One of the first out of the traps was Christoph Gluck, the Bohemian-Austrian composer who in 18th-century France bridged the intricate Baroque and the ornate Classical periods. His aim was to create in music truer, simpler characters with whose experiences and emotions we can all identify, and his opera underwent many revisions. The Hector Berlioz treatment is the one we hear here.
At first glance, choreographer Wayne McGregor would seem like the perfect fit as director of Gluck's Orpheus and Eurydice. McGregor's hand-picked company and his lucid movement create worlds we recognise and can enter with ease. Bustling about their business on earth, inhabiting the discomforting underworld or gliding with the serenity of blessed spirits, the dancers' ceaseless round is eye-catching.
Company Wayne McGregor create a livid underworld. Photo: Donald Cooper
But McGregor takes liberties with the storyline, for no obvious reason. Wearyingly, Eurydice's sudden death from poisoning (beware the walk in the woods) is administered by lethal injection, as if any of us every needed to see another hypodermic syringe on stage again. And the opera's joyful resolution is sliced apart in the closing moments.
Once the dancers leave, McGregor abandons his singers to wander around an empty stage somewhat aimlessly, three characters in search of a director. All credit to mezzo-soprano Alice Coote: she's been under the weather for weeks, and soldiered on, so her Orpheus seemed exceptionally beleaguered.
Soprano Sarah Tynan as Eurydice illuminates the stage when she finally gives voice in Act III, and soprano Soraya Mafi brings a practicality to her ethereal Love, trying to patch it all up.
Alice Coote as Orpheus mourns the death of Eurydice (Sarah Tynan). Photo: Donald Cooper
The turning point of this opera is Love's revelation that Orpheus can retrieve Eurydice from the underworld if he leads her up to earth without speaking or looking round. This tense return to earth, however, is a massive disappointment, where there was the potential, and the talent, for a really nailbiting climb. Zigzagging around an empty stage is hardly Touching the Void. As both Orpheus and Eurydice have been assigned a dancing double, this could have been their big moment, but they are nowhere to be seen.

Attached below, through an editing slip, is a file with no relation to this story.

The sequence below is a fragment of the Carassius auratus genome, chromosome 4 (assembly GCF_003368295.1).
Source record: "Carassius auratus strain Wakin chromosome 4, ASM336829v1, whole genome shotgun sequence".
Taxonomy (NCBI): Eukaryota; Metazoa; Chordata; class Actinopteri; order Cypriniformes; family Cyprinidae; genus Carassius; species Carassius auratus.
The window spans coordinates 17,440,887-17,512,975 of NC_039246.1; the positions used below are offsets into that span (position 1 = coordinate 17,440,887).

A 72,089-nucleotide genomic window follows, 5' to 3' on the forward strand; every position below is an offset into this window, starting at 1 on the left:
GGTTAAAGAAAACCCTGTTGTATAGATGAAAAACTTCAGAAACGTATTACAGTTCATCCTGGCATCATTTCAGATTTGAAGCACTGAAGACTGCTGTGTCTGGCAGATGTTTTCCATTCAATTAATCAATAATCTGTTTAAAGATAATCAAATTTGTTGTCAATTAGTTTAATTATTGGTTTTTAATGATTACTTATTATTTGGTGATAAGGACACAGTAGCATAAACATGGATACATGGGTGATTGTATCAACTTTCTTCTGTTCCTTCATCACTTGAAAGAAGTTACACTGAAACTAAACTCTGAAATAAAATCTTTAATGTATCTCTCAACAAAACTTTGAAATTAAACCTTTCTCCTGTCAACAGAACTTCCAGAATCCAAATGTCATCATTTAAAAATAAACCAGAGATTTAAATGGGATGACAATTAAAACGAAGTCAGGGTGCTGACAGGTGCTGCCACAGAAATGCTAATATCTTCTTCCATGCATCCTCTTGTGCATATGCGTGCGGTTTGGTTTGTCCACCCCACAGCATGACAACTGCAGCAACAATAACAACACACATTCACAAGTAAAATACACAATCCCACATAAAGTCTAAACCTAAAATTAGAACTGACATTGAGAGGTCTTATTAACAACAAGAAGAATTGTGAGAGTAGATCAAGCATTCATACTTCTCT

Louise Gray's costume designs colour-code the three worlds: monochrome earth, traffic-incident yellow and red for the underworld, and the vibrancy of jockey silks and celebratory flags for the good spirits. Eye-popping video blitzes by Ben Cullen Williams and Jon Clark's lighting do not distinguish massively between this world and others.
Early music specialist Harry Bicket conducts the Orchestra of English National Opera. Some parts sounded indistinct in opening night. The Chorus of English National Opera, granted some lovely music and singing invisibly from obscurity, was undersold, and there was little audible trace of Christopher Cowell's English translation.
A somewhat low-key launch, therefore, despite a celebrity-packed audience, but with many possibilities ahead. Stand by this weekend for the ENO's Can-Can, when Offenbach's Orpheus in the Underworld kicks off.
Orpheus and Eurydice is sung in English with surtitles in English. Further performances are on 10, 12 (2PM), 17, 24, 31 Oct; 14, 19 Nov. Under-18s go free in the balcony at some performances. The performance on 10 Oct is preceded by a talk.
|Orpheus and Eurydice, English National Opera review
|English National Opera, London Coliseum, St Martin's Lane, London, WC2N 4ES | MAP
01 Oct 19 – 19 Nov 19, eight performances
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